The complexity of the work

The process of identifying what is warranted vs unwarranted variation, right through to actually changing clinical practice and unlocking savings is an inherently complex and resource intensive process. The scale of the change management and clinical input required should not be underestimated.

Trusts tell us that although they are actively wishing to engage with the GIRFT programme, they are working in an increasingly pressured and fragile environment, with widespread operational and workforce challenges. They are therefore finding it difficult to consistently enable the frequency, quality, and depth of discussions and follow up work needed, given the time and complexity involved. Furthermore, participating in GIRFT requires a significant investment of time from clinicians, senior medical leaders and other board-level staff, such as financial and operational directors. Trusts tell us that they sometimes struggle to provide sufficient time for senior management to support the programme’s implementation given the competing pressures currently faced.

The GIRFT programme must also take into account the reality that not all unwarranted variation can be tackled due to locally specific circumstances. Variation exists across the provider sector in terms of centrally controlled funding and payment activity, which has a knock-on impact on the quality and productivity of a trust’s services:

"The hospital in which I work has a lower-level funding per unit of activity than nearly all other NHS hospitals… which largely reflects factors without any real-world justification, and which creates a postcode lottery which is centrally determined."
Medical director, district general hospital trust

Changing clinical practice

Trusts widely commented that embedding clinical practice will take time, and there are a number of very legitimate reasons why it might be an iterative process.

For example, implementing changes to clinical practice will require substantial re-training in many cases, and in the interim might lead to short term error-rates increase as clinicians embed new techniques. There might also be a legitimate argument, in the current climate, to focus on stabilising performance before attempting to change clinical practice which, in the short time, might undermine performance further.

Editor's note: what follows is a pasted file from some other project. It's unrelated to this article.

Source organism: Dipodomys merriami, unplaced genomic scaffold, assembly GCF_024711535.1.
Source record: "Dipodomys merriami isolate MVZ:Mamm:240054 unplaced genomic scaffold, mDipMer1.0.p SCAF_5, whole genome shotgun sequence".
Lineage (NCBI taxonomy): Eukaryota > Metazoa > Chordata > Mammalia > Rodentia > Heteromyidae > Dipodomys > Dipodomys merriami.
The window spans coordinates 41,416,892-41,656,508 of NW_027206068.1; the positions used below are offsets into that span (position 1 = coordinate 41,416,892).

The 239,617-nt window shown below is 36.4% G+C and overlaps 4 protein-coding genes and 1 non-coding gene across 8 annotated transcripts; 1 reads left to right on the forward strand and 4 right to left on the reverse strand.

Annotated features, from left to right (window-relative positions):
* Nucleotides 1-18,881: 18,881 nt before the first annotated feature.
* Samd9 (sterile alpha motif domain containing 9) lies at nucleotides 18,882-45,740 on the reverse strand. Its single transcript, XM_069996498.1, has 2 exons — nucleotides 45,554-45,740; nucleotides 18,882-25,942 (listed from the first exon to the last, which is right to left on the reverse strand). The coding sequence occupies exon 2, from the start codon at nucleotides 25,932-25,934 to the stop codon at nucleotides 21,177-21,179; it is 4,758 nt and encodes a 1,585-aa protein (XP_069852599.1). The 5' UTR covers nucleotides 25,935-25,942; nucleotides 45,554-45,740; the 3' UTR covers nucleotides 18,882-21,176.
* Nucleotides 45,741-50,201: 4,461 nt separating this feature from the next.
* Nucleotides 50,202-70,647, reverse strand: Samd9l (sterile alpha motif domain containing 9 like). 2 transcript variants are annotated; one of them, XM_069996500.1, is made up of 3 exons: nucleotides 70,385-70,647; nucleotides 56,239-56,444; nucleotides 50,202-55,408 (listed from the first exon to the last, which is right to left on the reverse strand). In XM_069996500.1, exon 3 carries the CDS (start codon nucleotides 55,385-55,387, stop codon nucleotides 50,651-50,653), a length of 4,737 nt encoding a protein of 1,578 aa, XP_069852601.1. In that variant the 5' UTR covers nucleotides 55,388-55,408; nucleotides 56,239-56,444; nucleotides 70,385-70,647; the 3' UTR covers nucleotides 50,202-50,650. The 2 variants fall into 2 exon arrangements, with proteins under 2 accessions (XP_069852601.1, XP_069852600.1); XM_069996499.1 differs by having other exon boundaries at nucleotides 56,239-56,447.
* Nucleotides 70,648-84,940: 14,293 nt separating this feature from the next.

Unlocking savings

Unlocking the savings identified through headline benchmarking metrics is an inherently complex process. There will be a whole host of factors which mean that trusts might take a substantial amount of time to unlock these, perhaps because clinical reconfiguration might be required, or that trusts might not be able to realise the full scale of savings earmarked.

The extrapolation of cash savings from top level benchmark data should be treated with caution, as trust feedback on GIRFT recommendations suggests that in many cases upfront investment will be required to deliver changes where the GIRFT data indicates they are warranted – for example to staff rostering, diagnostics and facilities.

"We had already delivered the main savings they [the GIRFT team] identified on length of stay. They also made some very expensive recommendations for capital upgrades, which we’ve not been able to progress."
Chief operating officer, district general hospital trust

Validity of the GIRFT programme data

Trusts explained that there can be significant issues with the quality of data being produced by the central team to inform conversations with trusts. For example, by using old and historical data as the starting point for conversations with local clinicians, it is difficult for the trust to challenge the GIRFT team’s view that significant service improvements have occurred in the time since. This can mean that, unless the GIRFT team acknowledges this shortcoming explicitly in their engagement, initial conversations with clinicians may be less productive.